Sunday Lunch: Omoebe, Edo Black Soup
Though dark green is more appropriate a colour but who are we to blame for naming our foods. Who are we to blame for pepper soup? And other scary names?
Anyway, don’t you dare let the name put you off this absolutely, good-for-you deliciousness that is Edo Black soup with all the nutritional goodness of bitter leaf, scent leaf (my absolute fave) and palm nut cream! The herby flavours, slightly bitter with a sweet aftertaste work so beautifully – I can now see why bitter leaf soup is a thing too.
I’ve made a version before, but it featured palm oil not palm nut cream. The difference? Same as coconut oil versus coconut cream/ milk. Different extraction processes, results and flavours.
There are many ‘black’ soups across the country, from the Ondo version, Obe Marugbo to Eru ru shin, scent leaf soup from Agbor in the Delta.
Obe Marugbo is traditionally prepared with a combination of two leaves. Marugbo (Botanical name : Clerodendrum volubile ) being the primary leaf. Iteji, efinrin, akintola, lapalapa, epojebu, ekikan or iseketu is also added. Leaf combinations often differ based on personal preference; Source – 9jafoodie
In Benin, Black soup, Omoebe is lauded for its medicinal qualities. Bitter herbs – in this case bitter leaf, are prized for stimulating digestive juices and supporting digestion,” and scent leaf pretty much does the same.
Like I said, I’ve made somethng similar before – with palm oil and chopped/ hand washed leaves. This version features blended greens and I think that really lends a lot to the flavour. Plus the palmnut cream, heaven.
To amp the flavours, I began with roughly a litre of seasoned meat stock and a blend of ose Nsukka and onions and let it cook on medium heat.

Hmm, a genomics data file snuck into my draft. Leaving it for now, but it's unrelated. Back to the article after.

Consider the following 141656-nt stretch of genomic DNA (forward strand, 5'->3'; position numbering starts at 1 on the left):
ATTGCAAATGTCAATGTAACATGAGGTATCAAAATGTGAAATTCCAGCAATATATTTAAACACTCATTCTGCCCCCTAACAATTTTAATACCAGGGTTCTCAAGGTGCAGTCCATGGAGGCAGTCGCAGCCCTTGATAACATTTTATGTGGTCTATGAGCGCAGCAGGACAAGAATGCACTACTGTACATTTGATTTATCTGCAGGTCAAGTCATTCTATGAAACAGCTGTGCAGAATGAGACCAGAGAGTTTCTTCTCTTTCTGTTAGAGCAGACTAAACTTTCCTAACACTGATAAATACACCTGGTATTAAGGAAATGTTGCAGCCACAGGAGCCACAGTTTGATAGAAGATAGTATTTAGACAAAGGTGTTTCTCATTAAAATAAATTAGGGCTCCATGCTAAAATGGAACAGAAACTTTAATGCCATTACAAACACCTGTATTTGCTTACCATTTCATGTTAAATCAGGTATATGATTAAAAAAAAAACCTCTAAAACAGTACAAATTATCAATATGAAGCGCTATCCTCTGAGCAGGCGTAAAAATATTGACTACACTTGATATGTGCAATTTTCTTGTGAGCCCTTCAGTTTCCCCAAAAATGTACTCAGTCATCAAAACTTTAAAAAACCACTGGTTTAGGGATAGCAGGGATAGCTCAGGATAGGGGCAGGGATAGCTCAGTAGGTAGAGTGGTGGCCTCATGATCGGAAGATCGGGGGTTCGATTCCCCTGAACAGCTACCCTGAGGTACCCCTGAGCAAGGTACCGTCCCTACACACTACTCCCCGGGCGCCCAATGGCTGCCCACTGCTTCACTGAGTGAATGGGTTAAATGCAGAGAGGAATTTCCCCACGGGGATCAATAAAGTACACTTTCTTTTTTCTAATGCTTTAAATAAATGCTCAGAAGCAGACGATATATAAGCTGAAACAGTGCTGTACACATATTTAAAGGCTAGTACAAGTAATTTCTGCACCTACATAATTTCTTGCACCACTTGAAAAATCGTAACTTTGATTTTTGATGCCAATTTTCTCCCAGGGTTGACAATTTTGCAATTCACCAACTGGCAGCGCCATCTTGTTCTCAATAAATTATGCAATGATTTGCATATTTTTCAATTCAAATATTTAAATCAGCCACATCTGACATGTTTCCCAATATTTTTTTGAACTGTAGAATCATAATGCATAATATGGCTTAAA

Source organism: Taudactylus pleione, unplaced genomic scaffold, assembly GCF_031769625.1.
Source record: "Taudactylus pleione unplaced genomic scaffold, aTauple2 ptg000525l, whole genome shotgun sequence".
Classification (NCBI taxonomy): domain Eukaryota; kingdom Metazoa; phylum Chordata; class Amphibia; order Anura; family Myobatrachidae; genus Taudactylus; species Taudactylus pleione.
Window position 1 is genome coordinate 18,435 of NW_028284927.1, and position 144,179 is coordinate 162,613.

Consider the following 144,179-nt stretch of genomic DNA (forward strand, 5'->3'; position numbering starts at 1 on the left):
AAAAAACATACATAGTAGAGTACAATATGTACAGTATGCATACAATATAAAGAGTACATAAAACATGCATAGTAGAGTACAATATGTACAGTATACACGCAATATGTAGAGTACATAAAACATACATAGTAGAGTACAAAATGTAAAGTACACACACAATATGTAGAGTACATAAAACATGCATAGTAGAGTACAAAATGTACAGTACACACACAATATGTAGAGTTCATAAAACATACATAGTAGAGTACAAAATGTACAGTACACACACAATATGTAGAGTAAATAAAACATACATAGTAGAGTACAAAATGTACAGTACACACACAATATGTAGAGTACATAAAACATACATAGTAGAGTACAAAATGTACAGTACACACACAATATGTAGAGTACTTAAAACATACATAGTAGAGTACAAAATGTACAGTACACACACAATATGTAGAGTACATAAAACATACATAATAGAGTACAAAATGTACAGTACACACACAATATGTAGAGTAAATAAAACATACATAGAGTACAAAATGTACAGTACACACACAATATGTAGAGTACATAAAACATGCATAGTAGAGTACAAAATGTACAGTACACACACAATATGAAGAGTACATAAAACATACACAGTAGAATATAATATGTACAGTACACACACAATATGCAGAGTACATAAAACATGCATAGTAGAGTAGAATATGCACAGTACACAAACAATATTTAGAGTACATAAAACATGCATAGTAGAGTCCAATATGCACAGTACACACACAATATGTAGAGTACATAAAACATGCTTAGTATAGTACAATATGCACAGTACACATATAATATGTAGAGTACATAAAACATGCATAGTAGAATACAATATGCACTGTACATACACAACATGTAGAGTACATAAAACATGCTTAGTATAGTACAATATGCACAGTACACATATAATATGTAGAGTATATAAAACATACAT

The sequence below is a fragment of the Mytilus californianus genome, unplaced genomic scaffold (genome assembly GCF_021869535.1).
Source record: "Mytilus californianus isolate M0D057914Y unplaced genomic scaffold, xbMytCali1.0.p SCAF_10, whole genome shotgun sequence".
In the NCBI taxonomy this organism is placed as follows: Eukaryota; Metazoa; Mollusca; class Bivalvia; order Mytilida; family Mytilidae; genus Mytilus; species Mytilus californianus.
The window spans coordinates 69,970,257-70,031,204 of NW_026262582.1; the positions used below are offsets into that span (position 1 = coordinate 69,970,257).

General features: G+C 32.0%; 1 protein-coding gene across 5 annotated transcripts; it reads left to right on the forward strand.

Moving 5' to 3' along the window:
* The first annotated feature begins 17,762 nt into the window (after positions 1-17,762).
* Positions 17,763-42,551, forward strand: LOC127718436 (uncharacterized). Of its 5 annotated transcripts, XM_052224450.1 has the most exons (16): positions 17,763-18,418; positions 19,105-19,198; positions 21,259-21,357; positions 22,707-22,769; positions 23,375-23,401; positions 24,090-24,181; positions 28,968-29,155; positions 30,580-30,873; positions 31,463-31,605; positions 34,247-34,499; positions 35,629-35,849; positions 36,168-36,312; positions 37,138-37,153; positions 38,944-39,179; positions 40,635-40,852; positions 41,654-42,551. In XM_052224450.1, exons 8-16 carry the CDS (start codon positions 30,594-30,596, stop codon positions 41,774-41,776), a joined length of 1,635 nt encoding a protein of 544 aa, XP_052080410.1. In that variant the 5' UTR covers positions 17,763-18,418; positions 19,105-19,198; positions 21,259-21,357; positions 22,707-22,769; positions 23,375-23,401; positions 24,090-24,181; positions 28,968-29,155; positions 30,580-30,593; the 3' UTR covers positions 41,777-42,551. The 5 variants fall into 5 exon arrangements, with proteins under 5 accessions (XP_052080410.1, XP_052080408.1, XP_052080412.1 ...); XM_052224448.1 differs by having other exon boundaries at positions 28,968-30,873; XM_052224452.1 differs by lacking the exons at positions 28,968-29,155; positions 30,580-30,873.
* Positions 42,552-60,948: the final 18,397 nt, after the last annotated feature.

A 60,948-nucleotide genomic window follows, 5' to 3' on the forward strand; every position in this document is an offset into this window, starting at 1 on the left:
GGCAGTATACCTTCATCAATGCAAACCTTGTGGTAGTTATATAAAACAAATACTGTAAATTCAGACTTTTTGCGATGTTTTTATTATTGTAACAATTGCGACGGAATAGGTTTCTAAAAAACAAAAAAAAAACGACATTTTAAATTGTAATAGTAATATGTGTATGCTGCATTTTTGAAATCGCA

The bitter leaf was fresh, then hand washed after which I blended it. The scent leaf, I just blended with a bit of water. If I had the energy, I would have ground the leaves on a grinding stone 🙂 but…the blender worked just fine.
Next in? The palm nut cream. I left it on a simmer till it emulsified with the stock and became a uniform orange.
Then the bitter leaf followed. I added a couple of heaped tablespoons because I didn’t want it to be all bitter.
Again, I left it to cook on low before adding the scent leaf.
I let it cook again, till it thickened and I felt the flavours had blended. The whole time, I checked and adjust seasoning – salt, crayfish…
The end result was a green soup with a brown base and oh so delicious.
With Poundo yam, a hit. I took some to my son’s school for Independence day celebrations and it was gone in no time. We had people coming over saying ‘They asked me to go try the black soup’ :). And then we got home and the son wanted more. That weekend, we finish a pot and I had to make another!
I had it for lunch two days in a row and the one thing that occurred to me is how great periwinkles would be in it, the dried ones…so there will be another go, for sure!
It would also be dope with rice, boiled yam/ plantains/ sweet potatoes and fried too!
Other ‘Nigerian’ black soups: